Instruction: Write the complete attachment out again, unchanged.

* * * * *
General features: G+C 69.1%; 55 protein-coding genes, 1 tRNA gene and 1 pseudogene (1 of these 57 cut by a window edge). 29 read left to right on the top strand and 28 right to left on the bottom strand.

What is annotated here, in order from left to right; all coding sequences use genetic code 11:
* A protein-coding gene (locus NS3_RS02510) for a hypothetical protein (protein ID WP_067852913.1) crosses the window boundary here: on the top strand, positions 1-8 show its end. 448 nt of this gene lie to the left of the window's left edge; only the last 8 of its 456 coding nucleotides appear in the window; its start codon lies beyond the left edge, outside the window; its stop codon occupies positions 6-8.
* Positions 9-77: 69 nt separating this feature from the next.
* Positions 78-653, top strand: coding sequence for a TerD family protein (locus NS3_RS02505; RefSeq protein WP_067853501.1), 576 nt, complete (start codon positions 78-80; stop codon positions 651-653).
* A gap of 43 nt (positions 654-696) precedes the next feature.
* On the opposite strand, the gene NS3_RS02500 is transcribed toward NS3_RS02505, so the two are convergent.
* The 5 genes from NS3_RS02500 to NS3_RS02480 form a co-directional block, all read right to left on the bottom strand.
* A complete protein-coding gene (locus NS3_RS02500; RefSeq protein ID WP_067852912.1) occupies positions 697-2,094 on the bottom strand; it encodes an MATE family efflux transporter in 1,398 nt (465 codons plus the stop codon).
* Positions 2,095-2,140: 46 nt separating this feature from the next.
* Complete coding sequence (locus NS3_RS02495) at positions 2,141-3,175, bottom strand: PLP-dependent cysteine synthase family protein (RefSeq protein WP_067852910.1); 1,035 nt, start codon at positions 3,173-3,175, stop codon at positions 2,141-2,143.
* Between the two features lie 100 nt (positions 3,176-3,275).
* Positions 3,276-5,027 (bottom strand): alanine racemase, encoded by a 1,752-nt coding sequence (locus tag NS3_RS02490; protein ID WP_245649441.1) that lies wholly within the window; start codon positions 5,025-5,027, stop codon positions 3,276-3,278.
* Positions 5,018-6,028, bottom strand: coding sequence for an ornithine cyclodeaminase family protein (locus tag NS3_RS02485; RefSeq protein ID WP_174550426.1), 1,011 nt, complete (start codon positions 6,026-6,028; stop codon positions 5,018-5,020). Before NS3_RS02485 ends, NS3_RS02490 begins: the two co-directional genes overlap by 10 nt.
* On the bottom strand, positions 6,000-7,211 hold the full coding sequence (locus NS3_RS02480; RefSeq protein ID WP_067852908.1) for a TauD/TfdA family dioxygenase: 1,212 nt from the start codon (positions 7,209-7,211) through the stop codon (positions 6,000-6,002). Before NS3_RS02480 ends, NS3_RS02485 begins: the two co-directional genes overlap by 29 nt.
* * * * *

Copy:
General features: G+C 69.1%; 55 protein-coding genes, 1 tRNA gene and 1 pseudogene (1 of these 57 cut by a window edge). 29 read left to right on the top strand and 28 right to left on the bottom strand.

What is annotated here, in order from left to right; all coding sequences use genetic code 11:
* A protein-coding gene (locus NS3_RS02510) for a hypothetical protein (protein ID WP_067852913.1) crosses the window boundary here: on the top strand, positions 1-8 show its end. 448 nt of this gene lie to the left of the window's left edge; only the last 8 of its 456 coding nucleotides appear in the window; its start codon lies beyond the left edge, outside the window; its stop codon occupies positions 6-8.
* Positions 9-77: 69 nt separating this feature from the next.
* Positions 78-653, top strand: coding sequence for a TerD family protein (locus NS3_RS02505; RefSeq protein WP_067853501.1), 576 nt, complete (start codon positions 78-80; stop codon positions 651-653).
* A gap of 43 nt (positions 654-696) precedes the next feature.
* On the opposite strand, the gene NS3_RS02500 is transcribed toward NS3_RS02505, so the two are convergent.
* The 5 genes from NS3_RS02500 to NS3_RS02480 form a co-directional block, all read right to left on the bottom strand.
* A complete protein-coding gene (locus NS3_RS02500; RefSeq protein ID WP_067852912.1) occupies positions 697-2,094 on the bottom strand; it encodes an MATE family efflux transporter in 1,398 nt (465 codons plus the stop codon).
* Positions 2,095-2,140: 46 nt separating this feature from the next.
* Complete coding sequence (locus NS3_RS02495) at positions 2,141-3,175, bottom strand: PLP-dependent cysteine synthase family protein (RefSeq protein WP_067852910.1); 1,035 nt, start codon at positions 3,173-3,175, stop codon at positions 2,141-2,143.
* Between the two features lie 100 nt (positions 3,176-3,275).
* Positions 3,276-5,027 (bottom strand): alanine racemase, encoded by a 1,752-nt coding sequence (locus tag NS3_RS02490; protein ID WP_245649441.1) that lies wholly within the window; start codon positions 5,025-5,027, stop codon positions 3,276-3,278.
* Positions 5,018-6,028, bottom strand: coding sequence for an ornithine cyclodeaminase family protein (locus tag NS3_RS02485; RefSeq protein ID WP_174550426.1), 1,011 nt, complete (start codon positions 6,026-6,028; stop codon positions 5,018-5,020). Before NS3_RS02485 ends, NS3_RS02490 begins: the two co-directional genes overlap by 10 nt.
* On the bottom strand, positions 6,000-7,211 hold the full coding sequence (locus NS3_RS02480; RefSeq protein ID WP_067852908.1) for a TauD/TfdA family dioxygenase: 1,212 nt from the start codon (positions 7,209-7,211) through the stop codon (positions 6,000-6,002). Before NS3_RS02480 ends, NS3_RS02485 begins: the two co-directional genes overlap by 29 nt.